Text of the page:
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The Restaurants That Stepped Up For Their Communities in 2022

Street vendors, a host of queer-focused parties, and meal providers for the elderly were at the top of mind

NYC Street Vendors Rally For Fair Access To Licenses And Against Increased Enforcement
Street vendors at a rally in September 2022.
Michael M. Santiago/Getty Images

Welcome to Year in Eater 2022, Eater’s annual ritual of eulogizing the past 12 months through input from the city’s top food writers and New York figures. For 2022’s final week, Eater NY will be posting questions daily about New York City’s restaurant scene in the past year, with answers from those who know it best: Eater editors and friends of Eater. Now: Was there one restaurant in particular that you felt really stepped up for your local community? How did they do so?


Carina Kaufman-Gutierrez, deputy director, the Street Vendor Project: There were so many from the street vendor community who really came through and supported their community, such as produce vendors Sabina Hernandez, and Roland and Ana Perez, who Eater profiled in the early days of the pandemic. This year, Maria Lopez, who sells gelatinas and fresh orange juice on Grand Concourse and Fordham Road in the Bronx, was a true leader who stepped up for her community, helping to lead a 24-hour sleepout to demand that all street vendors can access licenses, and establishing a local network of street vendors along Fordham Road in the Bronx.

Scott Lynch, contributor, Hell Gate and Brooklyn Magazine: Not specifically my local community, but since the summer of 2021 Kristin Dausch’s Dave’s Lesbian Bar has been throwing monthly pop-up parties to raise money so they can open a permanent space in Astoria and which, in the meantime, provide a “sanctuary where queer folks can exist fully and wonderfully as their true selves.” I was fortunate enough to photograph Queer Cafeteria in August, their food and music festival at Socrates Scultpture Park, and it was awesome in so many ways.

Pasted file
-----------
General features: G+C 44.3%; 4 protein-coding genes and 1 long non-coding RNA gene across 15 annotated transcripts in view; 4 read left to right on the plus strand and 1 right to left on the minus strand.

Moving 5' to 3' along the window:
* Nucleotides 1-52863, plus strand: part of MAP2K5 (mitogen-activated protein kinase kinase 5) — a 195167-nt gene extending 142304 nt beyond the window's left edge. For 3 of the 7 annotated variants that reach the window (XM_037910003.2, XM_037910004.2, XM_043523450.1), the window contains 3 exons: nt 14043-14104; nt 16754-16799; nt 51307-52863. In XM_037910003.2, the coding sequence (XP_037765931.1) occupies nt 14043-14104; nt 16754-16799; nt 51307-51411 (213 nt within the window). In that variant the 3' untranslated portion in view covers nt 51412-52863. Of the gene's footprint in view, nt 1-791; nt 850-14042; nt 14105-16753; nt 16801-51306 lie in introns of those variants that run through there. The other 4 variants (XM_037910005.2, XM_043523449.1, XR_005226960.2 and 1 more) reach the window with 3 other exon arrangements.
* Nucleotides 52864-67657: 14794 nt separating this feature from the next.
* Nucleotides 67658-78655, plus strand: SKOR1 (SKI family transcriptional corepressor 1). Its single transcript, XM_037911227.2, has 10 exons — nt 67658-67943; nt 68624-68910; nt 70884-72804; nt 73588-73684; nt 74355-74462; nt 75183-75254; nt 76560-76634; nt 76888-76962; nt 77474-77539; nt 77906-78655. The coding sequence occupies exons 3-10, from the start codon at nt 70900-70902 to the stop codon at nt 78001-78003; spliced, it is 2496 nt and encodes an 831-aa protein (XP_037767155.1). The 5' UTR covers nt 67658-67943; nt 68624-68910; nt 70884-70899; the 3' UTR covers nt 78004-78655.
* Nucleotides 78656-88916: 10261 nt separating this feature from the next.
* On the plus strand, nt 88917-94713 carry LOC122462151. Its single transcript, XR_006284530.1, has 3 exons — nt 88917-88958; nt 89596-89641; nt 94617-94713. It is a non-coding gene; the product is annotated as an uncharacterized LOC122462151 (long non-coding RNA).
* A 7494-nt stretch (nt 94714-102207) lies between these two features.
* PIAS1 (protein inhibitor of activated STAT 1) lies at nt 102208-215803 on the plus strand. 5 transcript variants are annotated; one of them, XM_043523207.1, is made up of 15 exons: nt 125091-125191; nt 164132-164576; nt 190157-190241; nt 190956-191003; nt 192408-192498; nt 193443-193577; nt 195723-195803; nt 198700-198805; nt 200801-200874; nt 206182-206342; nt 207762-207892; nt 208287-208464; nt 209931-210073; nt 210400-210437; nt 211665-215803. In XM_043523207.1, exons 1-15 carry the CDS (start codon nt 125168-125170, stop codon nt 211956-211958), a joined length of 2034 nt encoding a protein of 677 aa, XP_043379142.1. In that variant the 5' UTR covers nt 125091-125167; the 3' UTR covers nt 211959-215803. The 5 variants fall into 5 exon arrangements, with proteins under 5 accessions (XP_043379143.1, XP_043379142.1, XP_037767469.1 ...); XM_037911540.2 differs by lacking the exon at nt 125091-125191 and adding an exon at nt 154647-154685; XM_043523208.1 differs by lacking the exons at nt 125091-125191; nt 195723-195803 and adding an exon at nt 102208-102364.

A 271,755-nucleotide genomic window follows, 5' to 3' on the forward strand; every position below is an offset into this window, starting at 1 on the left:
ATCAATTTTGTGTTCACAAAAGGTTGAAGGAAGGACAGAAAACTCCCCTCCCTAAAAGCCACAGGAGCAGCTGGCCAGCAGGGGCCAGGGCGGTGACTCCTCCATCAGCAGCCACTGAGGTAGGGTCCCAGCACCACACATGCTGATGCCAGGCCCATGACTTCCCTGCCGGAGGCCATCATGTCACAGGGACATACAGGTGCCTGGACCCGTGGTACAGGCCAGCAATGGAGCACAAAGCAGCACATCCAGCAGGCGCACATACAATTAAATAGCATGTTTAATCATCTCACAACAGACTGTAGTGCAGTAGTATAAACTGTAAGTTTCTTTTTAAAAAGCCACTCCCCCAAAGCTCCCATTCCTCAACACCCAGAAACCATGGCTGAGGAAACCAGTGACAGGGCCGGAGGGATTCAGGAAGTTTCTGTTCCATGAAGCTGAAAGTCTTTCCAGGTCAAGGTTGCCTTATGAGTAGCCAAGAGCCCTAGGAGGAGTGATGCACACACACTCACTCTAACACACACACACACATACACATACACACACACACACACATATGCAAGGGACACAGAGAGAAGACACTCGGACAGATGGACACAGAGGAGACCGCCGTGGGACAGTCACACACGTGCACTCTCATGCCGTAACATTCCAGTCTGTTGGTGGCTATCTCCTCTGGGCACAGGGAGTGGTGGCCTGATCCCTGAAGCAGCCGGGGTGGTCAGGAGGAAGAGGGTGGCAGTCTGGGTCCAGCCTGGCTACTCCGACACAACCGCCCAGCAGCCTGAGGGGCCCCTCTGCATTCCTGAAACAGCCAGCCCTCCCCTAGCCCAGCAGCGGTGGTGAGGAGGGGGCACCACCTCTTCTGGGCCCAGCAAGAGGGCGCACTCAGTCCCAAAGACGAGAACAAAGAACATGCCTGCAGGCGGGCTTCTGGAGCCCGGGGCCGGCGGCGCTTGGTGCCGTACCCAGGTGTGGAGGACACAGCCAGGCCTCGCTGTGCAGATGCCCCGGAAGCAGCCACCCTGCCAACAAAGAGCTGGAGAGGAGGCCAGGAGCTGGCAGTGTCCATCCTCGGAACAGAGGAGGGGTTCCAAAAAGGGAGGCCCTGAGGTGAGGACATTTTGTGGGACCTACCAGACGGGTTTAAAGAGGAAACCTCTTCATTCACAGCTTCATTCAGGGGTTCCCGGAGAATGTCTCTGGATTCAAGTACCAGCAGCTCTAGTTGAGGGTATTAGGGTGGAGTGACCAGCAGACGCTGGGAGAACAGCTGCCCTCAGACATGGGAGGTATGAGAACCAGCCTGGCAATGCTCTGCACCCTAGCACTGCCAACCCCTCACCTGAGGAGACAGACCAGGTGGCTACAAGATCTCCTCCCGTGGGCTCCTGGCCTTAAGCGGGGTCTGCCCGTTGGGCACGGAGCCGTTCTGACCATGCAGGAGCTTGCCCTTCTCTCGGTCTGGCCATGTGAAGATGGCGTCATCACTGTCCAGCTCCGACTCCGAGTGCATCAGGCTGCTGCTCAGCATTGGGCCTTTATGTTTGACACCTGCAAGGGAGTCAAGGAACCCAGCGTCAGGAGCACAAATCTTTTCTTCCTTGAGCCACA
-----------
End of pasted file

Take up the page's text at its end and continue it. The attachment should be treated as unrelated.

Jaeki Cho, host, Righteous Eats: Not a restaurant, but the vendors at Corona Plaza formed an association this year, it’s one of the only vendor associations in New York. They’ve stepped up and cleaned up the plaza, enforced rules, and supported each other with scheduling and space. There’s no government agency that’s really responsible for helping them out, so for them to have this independent organization which they operate, to make the market more accessible for everybody, is inspiring.

Nicolas Heller, New York Nico: Saigon Social. The owner, Helen, who opened right as the pandemic hit, has continued to support and feed the senior community through the past couple of years.

Mike Diago, writer, the Bittman Project: Cosme. I run a cooking club through the My Brother’s Keeper program at a high school in Peekskill, northern Westchester. I asked a few of the highest-profile fine dining restaurants in the city if I could bring all twelve boys for a night. Cosme was my first choice and the only one that agreed (we didn’t have much money). They did so without hesitation and showered us with good food, kindness, and respect. For a couple of the boys, I think the experience was life-changing.

Jutharat Pinyodoonyachet, photographer: Zaab Zaab in Elmhurst. I’m always a big fan of northern-east Thai food. It was close to my apartment so I went there when it just started. I’m amazed to see how fast they grow. The duck larb is a must.

Moonlynn Tsai, co-founder, Heart of Dinner: Hands down Helen Nguyen, chef-owner of Saigon Social. Helen has been one of Heart of Dinner’s restaurant partners since we started providing meals for homebound Asian elders and has been nourishing the community as a whole even before she opened and still continues to do so.